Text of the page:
Feeling betrayed and outraged

  • By Alexis Bacharach Enterprise editor
  • Wednesday, February 11, 2009 10:56am

City leaders betrayed the public trust, local seniors say.

Outrage best describes their reaction to a surprise decision by the Mill Creek City Council on Feb. 3 to offer the local senior program approximately 2,600 square feet in the City Hall Annex instead of supporting a community effort to build a senior center.

“Some of us have been at this for more the seven years,” said Mill Creek senior and former city councilman Ken Long of efforts to erect a dedicated facility for area seniors. “I don’t feel like backing down for something that’s second class and fails to meet our long-term needs.”

While the council pledged its support to seniors nearly six months ago, city leaders never promised they’d come up with a permanent solution.

The Mill Creek Senior Program, a satellite of the regional, Bothell-based Northshore Senior Center, has operated out of a 500-square-foot administrative office in the Washington State University Extension Center at McCollum Park for about a decade.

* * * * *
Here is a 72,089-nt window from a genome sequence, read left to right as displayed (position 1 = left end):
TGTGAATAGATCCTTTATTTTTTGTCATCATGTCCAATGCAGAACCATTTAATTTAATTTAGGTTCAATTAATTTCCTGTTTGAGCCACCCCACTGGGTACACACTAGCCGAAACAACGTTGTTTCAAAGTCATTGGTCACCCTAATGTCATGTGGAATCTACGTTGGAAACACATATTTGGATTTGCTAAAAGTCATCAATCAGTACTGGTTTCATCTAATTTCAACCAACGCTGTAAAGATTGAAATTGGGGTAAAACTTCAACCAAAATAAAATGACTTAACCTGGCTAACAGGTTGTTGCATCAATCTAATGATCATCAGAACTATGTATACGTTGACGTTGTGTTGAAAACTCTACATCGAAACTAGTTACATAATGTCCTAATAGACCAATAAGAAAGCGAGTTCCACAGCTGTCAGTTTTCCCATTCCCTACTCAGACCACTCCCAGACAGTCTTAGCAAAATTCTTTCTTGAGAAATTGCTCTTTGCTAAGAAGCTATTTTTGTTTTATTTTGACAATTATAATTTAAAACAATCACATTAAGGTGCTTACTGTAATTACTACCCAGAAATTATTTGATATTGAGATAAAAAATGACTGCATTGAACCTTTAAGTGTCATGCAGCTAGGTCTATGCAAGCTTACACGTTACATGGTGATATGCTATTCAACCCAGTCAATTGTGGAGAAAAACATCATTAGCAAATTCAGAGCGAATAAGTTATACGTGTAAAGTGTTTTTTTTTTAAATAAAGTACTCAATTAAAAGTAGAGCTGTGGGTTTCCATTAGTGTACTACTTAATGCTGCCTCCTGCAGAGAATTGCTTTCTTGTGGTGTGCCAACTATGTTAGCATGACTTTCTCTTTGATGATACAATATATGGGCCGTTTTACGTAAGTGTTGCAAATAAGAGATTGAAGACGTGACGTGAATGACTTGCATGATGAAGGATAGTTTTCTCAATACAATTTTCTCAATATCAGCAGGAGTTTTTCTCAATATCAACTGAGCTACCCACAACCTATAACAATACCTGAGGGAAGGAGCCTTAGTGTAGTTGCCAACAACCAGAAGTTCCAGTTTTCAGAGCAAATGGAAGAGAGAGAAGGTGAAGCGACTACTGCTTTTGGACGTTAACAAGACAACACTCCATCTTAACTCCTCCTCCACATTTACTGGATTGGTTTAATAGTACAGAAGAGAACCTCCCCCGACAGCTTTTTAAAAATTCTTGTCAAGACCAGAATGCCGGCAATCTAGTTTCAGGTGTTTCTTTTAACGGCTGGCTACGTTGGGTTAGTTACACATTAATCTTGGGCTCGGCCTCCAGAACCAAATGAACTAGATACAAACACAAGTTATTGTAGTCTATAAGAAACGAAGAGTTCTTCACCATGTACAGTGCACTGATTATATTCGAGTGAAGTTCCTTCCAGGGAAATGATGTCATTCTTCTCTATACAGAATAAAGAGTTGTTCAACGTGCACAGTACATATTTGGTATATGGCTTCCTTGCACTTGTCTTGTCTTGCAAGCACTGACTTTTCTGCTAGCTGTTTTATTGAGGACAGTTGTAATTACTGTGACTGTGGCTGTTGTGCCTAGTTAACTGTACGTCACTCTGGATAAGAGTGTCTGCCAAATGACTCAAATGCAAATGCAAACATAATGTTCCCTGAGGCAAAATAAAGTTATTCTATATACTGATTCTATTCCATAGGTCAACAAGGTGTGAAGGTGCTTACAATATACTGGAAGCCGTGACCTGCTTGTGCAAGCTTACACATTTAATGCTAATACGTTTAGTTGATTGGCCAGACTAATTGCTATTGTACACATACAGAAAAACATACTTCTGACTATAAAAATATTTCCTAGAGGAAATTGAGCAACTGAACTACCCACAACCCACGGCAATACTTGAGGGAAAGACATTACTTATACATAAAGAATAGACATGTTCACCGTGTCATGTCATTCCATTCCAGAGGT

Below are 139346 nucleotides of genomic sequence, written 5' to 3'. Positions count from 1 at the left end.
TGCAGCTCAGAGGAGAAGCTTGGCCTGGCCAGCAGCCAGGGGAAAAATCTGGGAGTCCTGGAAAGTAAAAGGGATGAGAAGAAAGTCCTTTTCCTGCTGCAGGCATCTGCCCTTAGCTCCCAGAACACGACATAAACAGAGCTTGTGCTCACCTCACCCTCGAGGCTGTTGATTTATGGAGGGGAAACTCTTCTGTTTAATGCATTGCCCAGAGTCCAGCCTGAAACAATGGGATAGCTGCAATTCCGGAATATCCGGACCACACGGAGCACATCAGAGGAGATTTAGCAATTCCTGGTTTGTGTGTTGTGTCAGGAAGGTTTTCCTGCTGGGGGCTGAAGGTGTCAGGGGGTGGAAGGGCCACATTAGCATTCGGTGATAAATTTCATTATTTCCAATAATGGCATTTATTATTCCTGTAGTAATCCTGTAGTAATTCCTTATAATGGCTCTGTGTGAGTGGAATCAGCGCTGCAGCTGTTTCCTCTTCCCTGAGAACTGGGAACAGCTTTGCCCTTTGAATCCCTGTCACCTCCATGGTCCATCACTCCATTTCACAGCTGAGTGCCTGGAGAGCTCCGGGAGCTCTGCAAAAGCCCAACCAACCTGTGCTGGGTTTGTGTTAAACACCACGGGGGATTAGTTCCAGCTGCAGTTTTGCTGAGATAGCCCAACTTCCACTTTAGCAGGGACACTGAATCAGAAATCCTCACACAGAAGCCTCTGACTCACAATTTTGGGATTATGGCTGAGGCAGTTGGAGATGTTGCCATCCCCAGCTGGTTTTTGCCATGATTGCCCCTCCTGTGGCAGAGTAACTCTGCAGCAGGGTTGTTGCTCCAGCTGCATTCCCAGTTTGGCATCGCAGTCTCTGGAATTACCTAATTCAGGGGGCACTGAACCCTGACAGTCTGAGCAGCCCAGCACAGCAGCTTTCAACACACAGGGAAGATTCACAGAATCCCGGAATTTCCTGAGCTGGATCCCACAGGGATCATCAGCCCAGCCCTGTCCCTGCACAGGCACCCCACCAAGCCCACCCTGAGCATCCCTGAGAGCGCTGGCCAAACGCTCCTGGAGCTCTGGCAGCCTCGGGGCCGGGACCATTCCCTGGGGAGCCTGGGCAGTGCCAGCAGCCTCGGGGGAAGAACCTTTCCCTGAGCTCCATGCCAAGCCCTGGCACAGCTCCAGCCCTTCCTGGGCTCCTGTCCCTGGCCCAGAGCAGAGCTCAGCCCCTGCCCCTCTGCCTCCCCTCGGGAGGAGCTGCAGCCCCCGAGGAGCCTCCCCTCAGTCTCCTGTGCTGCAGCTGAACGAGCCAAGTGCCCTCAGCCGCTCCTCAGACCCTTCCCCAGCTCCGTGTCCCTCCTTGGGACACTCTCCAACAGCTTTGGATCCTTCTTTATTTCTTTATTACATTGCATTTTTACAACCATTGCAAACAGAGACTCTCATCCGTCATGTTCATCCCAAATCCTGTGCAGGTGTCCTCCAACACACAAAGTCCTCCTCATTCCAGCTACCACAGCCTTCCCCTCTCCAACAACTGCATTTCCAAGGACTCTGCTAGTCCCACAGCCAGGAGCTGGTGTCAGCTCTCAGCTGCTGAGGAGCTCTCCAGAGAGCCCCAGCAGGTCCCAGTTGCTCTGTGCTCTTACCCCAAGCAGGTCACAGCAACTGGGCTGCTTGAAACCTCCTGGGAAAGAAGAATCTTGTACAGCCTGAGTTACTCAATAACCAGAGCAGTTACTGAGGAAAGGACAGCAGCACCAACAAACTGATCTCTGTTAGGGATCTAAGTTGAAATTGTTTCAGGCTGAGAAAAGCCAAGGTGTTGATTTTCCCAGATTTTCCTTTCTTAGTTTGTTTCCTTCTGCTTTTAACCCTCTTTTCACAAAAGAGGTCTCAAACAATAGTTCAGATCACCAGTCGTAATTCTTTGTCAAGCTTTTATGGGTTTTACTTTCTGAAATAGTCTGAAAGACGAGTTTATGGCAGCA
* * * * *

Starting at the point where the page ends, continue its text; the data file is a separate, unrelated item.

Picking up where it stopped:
Until a year ago, the program had access to classroom space rent free in several locations throughout the community, but the troubled economy brought an end to that. Snohomish County and organizations like Northcreek Presbyterian Church are now demanding that the program pay for classroom and office space.

The Mill Creek Senior Center Foundation made an urgent pitch to the council in September, requesting a pledge of $2 million to help fund construction of a senior center on property owned by the Mill Creek Community Association.

The city, in exchange for its support, was offered access to space in the facility for parks and recreation programs at no cost and the facility’s maintenance and operation expenses would have been funded entirely by the foundation, according to the proposal.

But concerns with the foundation’s business model and the propriety of investing public money in a private facility prompted the creation of an advisory committee that offered up several options in January for housing senior programs.